Daniel Grace is fortunate to be able to split his time between his home in San Francisco and his favorite vacation destination: Tuscany. Grace owns Il Molino di Grace vineyards, located in the hills of Panzano in Chianti, Italy. Many of their Chianti classico and super Tuscan wines can be found in Boston restaurants (including Sorrelina, Toscano, Scampo, and Il Capriccio) and wine shops. Having a strong distribution in Boston (and throughout New England) gives Grace an opportunity to visit several times a year. The Boston College graduate said he especially enjoys visiting the North End, where he performed at a dinner theater as an aspiring actor during his college days. “There’s always a touch of nostalgia when I am back, and I have a lot of friends in Boston,” said Grace, whose father, Frank, founded the Italian winery in 1997. Grace, who was raised in London (and later San Francisco), lives with his wife, three daughters, and their dog, George, whom he called his “sidekick” and “the most well-traveled English Setter since the reign of King George III.” We caught up with Grace to talk about all things travel.
Favorite vacation destination?
As someone who commutes between San Francisco and Florence making and drinking wine for a living, I am beyond fortunate to travel the world sharing and selling the wine we capture in majestic Chianti Classico hills. It has even been suggested, by many, that my life is one long road trip of a vacation. I am blessed to honestly say that I happen to work and spend half my time in the very place that has always been my favorite vacation destination: Tuscany. Beyond the sublime cuisine and exquisite terroir [and] apart from the romantic mythology and humbling history, there is an authenticity to Tuscany that sets itself apart from the rest of bella Italia. It is evident in the Etruscan architecture, the Renaissance culture, and the commitment to the purest expression of food, wine, language, and art.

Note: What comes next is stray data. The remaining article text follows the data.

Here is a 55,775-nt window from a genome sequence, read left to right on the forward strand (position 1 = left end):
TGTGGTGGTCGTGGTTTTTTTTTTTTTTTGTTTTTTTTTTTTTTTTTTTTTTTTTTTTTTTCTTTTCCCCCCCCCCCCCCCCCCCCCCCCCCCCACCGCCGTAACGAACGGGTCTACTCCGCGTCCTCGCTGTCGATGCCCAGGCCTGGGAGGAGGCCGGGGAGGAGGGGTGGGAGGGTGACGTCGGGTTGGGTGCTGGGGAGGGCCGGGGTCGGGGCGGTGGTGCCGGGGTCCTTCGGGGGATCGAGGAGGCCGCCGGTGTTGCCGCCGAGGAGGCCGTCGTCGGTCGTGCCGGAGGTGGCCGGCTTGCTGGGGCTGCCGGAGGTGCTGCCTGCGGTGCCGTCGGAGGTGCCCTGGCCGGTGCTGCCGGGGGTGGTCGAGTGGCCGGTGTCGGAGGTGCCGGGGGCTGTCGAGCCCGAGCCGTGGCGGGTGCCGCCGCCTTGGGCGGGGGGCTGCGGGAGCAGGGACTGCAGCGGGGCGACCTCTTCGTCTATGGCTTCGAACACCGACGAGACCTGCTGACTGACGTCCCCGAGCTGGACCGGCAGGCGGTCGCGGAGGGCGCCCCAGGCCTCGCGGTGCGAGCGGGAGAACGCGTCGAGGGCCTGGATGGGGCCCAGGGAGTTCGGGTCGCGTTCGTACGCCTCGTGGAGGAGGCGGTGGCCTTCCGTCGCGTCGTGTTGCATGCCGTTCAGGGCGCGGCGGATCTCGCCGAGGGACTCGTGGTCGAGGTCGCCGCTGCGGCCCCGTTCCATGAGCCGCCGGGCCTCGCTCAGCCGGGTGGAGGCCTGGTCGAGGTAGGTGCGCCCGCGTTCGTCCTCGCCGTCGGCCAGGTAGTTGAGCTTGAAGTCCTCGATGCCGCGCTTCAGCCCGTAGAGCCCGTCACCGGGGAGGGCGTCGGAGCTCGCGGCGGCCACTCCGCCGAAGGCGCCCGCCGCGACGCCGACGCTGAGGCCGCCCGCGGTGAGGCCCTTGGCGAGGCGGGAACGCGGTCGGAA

Favorite food or drink while vacationing?
Anything fresh, local, artisan, and typically not found anywhere else. I seek unusual local food and wine pairings both to expand my palate and extend my comfort zone. As someone who pours and tastes wine for a living, like most vintners, I love a good local craft brew beer. I embrace this never-ending craze, not only because a more sophisticated beer drinker typically leans toward old world wines, but also because for cocktails, beer, and wine, context and company is everything. I recently discovered a Tuscan twist on an American classic: a whiskey sour with a teardrop of Chianti Classico nestled in the egg white.
Where would you like to travel to but haven’t?
While away from the winery, I city hop in restaurants and fine wine stores, so my wanderlust takes me to vast barren places like the Sahara and Death Valley. Who knows, with the dramatic evolution of climate change, we’ll be making chardonnay in the desert! I would love to visit the Atacama Desert and Patagonia in Chile; my bucket list consists of any landscapes that defy logic and words.
One item you can’t leave home without when traveling?
A sense of humor. Travel, for work or pleasure, can be hectic and stressful in the best of times, so a splash of humor and a dash of flexibility always goes a long way — especially when on foreign soil. Food and wine simply taste better when the cheeks are loose with smiles and the mouth is salivated with laughter, no matter the cuisine or continent.
Aisle or window?
Both, simultaneously. When fortunate enough to be flying the suite life after successfully scaling the upgrade list – there’s a lot of travel points to be earned popping back and forth from California to Tuscany — otherwise, I’m a window man, every time. Bald guys are far too vulnerable in the aisle.
Favorite childhood travel memory?
Growing up in London, in an American family, meant that we traveled extensively throughout Europe and beyond. My father, who built the winery in the mid-’90s, loved to play pranks while traveling. I remember many a destination where he would convince my brother, my sister, and me that it was important that we act and speak like locals when in hotels and restaurants. We would sweat bullets while practicing our Franglais or Engliano getting ready to order off of restaurant menus on the continent.
Guilty pleasure when traveling?
One word: upgrade, be it a hotel room or an airline cabin. It’s amazing what you can get by simply asking, nicely, with a smile and without pretense or expectation. Most people, including hotel clerks or check-in attendants, make magic happen when asked and given the opportunity. It’s a karma thing. I’ve been known to give away far too much beautiful wine!
Best travel tip?
Stay spontaneous. As my beard starts to gray, I am doing my damnedest to keep that spontaneous muscle fit. The best adventures — and meals and drinks and get-togethers — are typically those unplanned. Take a detour. Stop unexpectedly. Stay a little while longer.